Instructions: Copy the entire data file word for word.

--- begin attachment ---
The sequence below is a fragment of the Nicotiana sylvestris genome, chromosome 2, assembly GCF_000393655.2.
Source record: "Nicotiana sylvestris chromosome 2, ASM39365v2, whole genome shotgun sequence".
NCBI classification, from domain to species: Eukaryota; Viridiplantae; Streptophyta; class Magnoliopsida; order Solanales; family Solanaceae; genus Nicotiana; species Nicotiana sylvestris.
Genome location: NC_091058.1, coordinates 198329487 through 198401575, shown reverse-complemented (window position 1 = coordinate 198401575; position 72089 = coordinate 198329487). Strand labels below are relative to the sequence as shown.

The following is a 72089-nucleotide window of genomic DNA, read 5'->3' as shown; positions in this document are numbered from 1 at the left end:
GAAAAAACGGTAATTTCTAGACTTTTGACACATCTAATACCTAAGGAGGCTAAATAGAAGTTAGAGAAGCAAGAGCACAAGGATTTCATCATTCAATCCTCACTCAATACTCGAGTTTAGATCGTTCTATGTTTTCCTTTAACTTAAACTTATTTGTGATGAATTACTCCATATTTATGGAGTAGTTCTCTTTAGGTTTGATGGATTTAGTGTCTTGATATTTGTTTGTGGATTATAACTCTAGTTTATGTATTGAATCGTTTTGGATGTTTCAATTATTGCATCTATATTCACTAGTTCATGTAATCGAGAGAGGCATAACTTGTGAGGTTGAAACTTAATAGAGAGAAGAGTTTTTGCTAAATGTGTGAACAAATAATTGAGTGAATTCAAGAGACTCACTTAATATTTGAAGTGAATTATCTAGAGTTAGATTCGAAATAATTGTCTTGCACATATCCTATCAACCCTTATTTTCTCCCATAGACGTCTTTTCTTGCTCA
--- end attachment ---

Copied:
The sequence below is a fragment of the Nicotiana sylvestris genome, chromosome 2, assembly GCF_000393655.2.
Source record: "Nicotiana sylvestris chromosome 2, ASM39365v2, whole genome shotgun sequence".
NCBI classification, from domain to species: Eukaryota; Viridiplantae; Streptophyta; class Magnoliopsida; order Solanales; family Solanaceae; genus Nicotiana; species Nicotiana sylvestris.
Genome location: NC_091058.1, coordinates 198329487 through 198401575, shown reverse-complemented (window position 1 = coordinate 198401575; position 72089 = coordinate 198329487). Strand labels below are relative to the sequence as shown.

The following is a 72089-nucleotide window of genomic DNA, read 5'->3' as shown; positions in this document are numbered from 1 at the left end:
GAAAAAACGGTAATTTCTAGACTTTTGACACATCTAATACCTAAGGAGGCTAAATAGAAGTTAGAGAAGCAAGAGCACAAGGATTTCATCATTCAATCCTCACTCAATACTCGAGTTTAGATCGTTCTATGTTTTCCTTTAACTTAAACTTATTTGTGATGAATTACTCCATATTTATGGAGTAGTTCTCTTTAGGTTTGATGGATTTAGTGTCTTGATATTTGTTTGTGGATTATAACTCTAGTTTATGTATTGAATCGTTTTGGATGTTTCAATTATTGCATCTATATTCACTAGTTCATGTAATCGAGAGAGGCATAACTTGTGAGGTTGAAACTTAATAGAGAGAAGAGTTTTTGCTAAATGTGTGAACAAATAATTGAGTGAATTCAAGAGACTCACTTAATATTTGAAGTGAATTATCTAGAGTTAGATTCGAAATAATTGTCTTGCACATATCCTATCAACCCTTATTTTCTCCCATAGACGTCTTTTCTTGCTCA